In “The Rivalry,— a new play opening at Ford’s Theatre, actor Robert Parsons has the opportunity to play the role of Abraham Lincoln. It’s an honor that is bestowed on very few actors.
“You know, it’s almost overwhelming at times to think about it just because of all the history there,— Parsons says. It can also be distracting to get caught up in thoughts of what happened a few feet from the stage on that fateful night in 1865, he says. “As an actor, I sort of have to stay away from that and just play the story as it is,— Parsons says.
Parsons will play a young Lincoln about to take part in debates with Stephen Douglas during the 1858 Illinois Senate race. The seven famed debates are condensed and enhanced by the fictional insights of Douglas’ wife, Adele, played by Sarah Zimmerman.
“What’s unique is that my character provides this private world in which you get to see them as real people and how they come to the perspectives that they come to in the play, and it’s beautiful in that way,— Zimmerman says.
Much of the play’s dialogue, which was written by Norman Corwin, is pulled directly from the debates and deals with such heavy topics as slavery, states’ rights and how to interpret the Constitution in the years leading up to the Civil War.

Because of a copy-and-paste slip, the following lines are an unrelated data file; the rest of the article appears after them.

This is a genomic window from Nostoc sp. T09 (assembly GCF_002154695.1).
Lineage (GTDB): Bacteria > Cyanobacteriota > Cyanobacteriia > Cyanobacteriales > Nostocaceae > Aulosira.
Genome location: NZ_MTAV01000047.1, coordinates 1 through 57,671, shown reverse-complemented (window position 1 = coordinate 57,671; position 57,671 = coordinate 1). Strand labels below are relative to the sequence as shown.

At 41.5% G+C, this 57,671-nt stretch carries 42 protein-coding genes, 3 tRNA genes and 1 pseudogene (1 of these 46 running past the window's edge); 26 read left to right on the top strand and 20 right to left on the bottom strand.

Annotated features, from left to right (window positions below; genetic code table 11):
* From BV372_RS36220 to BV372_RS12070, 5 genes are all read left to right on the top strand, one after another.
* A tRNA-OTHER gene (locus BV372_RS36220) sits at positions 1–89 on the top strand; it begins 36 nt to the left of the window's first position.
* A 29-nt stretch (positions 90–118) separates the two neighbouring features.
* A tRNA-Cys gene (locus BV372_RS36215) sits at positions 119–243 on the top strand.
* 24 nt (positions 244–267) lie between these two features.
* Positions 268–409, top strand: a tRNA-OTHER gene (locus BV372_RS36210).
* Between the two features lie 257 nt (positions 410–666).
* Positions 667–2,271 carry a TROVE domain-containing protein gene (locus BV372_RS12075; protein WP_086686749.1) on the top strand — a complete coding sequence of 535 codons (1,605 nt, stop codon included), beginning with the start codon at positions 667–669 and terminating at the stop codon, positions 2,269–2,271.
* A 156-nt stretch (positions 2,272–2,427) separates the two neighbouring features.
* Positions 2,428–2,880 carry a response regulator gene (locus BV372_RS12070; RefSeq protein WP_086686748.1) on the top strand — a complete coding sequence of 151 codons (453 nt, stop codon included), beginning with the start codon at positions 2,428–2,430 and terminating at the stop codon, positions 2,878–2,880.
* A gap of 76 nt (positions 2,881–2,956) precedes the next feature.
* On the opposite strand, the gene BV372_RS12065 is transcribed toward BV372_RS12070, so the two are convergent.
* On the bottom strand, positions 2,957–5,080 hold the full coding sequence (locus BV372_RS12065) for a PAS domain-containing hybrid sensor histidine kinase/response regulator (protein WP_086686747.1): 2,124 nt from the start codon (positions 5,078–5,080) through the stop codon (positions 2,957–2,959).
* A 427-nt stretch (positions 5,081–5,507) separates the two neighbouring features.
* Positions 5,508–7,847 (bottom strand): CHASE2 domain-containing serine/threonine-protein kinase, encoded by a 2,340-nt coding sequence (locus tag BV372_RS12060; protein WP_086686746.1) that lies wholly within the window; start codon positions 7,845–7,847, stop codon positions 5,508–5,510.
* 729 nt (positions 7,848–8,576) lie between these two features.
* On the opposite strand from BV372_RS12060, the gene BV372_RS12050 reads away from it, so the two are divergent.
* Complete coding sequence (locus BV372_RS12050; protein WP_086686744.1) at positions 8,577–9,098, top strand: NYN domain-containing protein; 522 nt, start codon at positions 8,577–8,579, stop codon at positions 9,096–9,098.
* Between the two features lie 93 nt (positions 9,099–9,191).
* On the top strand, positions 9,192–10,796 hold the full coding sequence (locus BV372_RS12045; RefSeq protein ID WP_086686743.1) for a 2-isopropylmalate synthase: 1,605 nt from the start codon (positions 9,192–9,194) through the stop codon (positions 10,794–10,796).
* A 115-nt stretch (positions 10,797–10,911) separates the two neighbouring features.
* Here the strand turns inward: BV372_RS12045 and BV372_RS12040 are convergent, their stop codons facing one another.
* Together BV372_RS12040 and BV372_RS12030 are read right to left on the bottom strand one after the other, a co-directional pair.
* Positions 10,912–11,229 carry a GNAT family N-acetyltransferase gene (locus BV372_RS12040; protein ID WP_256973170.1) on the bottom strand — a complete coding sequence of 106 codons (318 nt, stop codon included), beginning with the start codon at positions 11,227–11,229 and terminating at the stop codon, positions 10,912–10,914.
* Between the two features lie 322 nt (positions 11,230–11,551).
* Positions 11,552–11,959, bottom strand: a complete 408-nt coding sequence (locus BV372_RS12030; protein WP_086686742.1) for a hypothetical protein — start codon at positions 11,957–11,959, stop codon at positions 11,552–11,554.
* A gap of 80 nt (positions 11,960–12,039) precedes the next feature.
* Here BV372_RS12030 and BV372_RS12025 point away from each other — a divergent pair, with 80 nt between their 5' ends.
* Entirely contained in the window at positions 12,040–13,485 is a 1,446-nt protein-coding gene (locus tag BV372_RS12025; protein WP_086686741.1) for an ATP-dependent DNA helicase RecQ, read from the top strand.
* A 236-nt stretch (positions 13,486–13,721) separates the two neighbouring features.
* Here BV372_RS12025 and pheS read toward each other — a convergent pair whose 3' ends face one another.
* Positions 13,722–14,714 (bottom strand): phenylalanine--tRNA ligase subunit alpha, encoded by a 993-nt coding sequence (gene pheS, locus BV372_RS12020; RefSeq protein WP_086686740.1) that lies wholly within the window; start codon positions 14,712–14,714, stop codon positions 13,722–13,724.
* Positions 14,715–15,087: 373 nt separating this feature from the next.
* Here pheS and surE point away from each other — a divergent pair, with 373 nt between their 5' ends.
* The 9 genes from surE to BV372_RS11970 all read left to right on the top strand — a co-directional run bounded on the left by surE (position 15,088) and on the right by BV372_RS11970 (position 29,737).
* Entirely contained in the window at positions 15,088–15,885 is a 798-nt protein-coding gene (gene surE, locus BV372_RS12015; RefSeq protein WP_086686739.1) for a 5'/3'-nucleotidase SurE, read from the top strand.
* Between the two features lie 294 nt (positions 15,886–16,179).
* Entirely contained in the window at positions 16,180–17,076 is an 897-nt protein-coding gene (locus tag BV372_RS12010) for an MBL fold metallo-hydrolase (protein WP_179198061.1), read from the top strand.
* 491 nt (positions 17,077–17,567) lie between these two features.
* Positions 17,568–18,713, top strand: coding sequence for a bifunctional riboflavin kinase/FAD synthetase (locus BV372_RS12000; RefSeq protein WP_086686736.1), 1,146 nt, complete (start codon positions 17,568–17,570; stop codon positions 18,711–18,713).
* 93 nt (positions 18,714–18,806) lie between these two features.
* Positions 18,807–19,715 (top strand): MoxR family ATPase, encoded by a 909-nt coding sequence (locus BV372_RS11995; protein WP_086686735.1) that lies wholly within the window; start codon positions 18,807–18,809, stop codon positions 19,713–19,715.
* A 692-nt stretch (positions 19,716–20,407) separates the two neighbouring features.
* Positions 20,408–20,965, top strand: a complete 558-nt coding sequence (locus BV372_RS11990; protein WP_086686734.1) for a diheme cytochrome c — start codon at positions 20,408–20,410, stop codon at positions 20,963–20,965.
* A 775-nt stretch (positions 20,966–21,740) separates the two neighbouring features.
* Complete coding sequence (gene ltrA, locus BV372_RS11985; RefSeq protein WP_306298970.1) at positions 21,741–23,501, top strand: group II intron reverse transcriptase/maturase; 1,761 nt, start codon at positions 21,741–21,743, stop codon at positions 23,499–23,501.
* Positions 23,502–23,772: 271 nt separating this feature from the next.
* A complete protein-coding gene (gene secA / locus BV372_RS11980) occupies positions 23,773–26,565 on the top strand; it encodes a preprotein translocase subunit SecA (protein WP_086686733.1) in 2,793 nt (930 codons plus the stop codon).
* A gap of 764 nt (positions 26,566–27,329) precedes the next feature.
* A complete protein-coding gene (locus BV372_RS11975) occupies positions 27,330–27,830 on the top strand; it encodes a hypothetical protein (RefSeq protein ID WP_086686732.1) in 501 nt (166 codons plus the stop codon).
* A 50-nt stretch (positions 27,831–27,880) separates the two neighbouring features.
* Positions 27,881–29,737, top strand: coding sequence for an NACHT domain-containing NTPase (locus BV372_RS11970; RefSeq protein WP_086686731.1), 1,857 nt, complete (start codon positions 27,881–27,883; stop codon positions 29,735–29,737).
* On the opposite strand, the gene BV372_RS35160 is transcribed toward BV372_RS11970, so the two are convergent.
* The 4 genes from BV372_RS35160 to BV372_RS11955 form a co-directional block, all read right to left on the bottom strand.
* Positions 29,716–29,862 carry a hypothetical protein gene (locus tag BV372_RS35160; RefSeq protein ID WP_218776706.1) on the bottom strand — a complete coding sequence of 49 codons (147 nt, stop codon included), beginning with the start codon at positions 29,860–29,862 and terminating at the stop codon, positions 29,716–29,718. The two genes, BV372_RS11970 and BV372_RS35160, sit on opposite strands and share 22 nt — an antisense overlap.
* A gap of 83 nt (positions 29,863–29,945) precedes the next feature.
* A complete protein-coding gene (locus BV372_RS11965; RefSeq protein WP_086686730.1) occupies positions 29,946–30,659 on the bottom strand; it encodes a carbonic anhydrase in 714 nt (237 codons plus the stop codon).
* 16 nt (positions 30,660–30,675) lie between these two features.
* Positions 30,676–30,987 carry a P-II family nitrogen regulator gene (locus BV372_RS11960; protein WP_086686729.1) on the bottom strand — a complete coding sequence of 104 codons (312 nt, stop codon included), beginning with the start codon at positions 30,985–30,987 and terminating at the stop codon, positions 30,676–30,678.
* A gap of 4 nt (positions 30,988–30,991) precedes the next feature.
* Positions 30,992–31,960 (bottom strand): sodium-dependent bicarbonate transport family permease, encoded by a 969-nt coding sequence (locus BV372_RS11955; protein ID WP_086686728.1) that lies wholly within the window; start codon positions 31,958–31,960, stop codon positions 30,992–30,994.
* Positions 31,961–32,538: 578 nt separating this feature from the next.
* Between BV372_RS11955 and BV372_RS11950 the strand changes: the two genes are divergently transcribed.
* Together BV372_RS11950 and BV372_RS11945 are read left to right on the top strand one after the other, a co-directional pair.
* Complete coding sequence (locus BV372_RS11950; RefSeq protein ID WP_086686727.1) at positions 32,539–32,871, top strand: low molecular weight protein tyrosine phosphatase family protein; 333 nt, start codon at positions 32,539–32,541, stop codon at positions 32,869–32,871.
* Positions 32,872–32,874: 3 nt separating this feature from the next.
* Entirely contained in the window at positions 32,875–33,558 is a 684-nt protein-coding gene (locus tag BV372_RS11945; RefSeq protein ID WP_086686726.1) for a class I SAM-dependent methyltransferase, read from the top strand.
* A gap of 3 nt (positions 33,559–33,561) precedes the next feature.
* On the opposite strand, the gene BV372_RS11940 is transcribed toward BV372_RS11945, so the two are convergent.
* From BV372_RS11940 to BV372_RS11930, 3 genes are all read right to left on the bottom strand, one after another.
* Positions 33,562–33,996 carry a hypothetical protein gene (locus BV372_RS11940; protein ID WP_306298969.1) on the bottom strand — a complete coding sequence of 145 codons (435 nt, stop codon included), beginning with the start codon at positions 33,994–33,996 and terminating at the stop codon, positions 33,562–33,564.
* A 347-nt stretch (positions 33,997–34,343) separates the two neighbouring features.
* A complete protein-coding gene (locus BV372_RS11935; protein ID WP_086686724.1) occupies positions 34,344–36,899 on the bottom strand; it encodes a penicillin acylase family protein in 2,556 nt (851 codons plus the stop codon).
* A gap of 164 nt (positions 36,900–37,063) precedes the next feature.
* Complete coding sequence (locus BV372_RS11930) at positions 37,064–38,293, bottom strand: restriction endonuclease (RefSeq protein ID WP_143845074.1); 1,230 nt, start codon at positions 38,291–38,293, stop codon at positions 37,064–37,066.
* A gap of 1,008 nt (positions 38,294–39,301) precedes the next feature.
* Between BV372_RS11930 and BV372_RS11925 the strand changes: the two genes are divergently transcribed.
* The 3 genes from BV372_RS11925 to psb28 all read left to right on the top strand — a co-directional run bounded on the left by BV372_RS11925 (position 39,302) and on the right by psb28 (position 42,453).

“The play speaks to the power of an idea — in this case, liberty for all men — and its ability to propel a man of humble origins to the highest office in the land,— director Mark Ramont says in a release.
The 1858 Senate campaign thrust Lincoln into the spotlight and was the first time many people really took note of the man who would later become the Great Emancipator.
“I think Douglas was thought to be someone who was going to win it hands-down, but Lincoln, as the debates progressed, really started to show his true colors,— Parsons says. “He started to show his mettle and his passion for trying to change the world.—
Despite the serious subject manner, Zimmerman says the show is also humorous.
“Because it’s so real, it’s very funny,— she says. “It’s been shocking to me how much we laugh.—
While the debates are the backdrop of the show, Parsons says the show is much more than two men standing at lecterns. It is a look at the men on a personal level. Through his work on this role, the actor says he’s come to see a new side of Lincoln that is filled with depth.
“There’s so much more to him than just what you see on the $5 bill,— he says. “And when you start getting into it, you realize how deep and complex and human he was.—
Just as the show humanizes Lincoln, it also adds another dimension to Douglas. Audiences who see “The Rivalry— may be surprised to find themselves sympathizing with the man, despite his racist views.
“The audience is very uncomfortable that they feel something for a man who is saying horrid, horrid things, but it’s because you care about him because you get to see him with his wife,— Zimmerman says.
In the end, the play is a character study. It delves into the beliefs of these two titans and the idea that one person can make a difference.
“You leave understanding the capabilities of one person or two people, what just one or two people can do and accomplish to make change,— Zimmerman says.
“The Rivalry— runs from Jan. 22 to Feb. 14, and tickets are available at fords.org.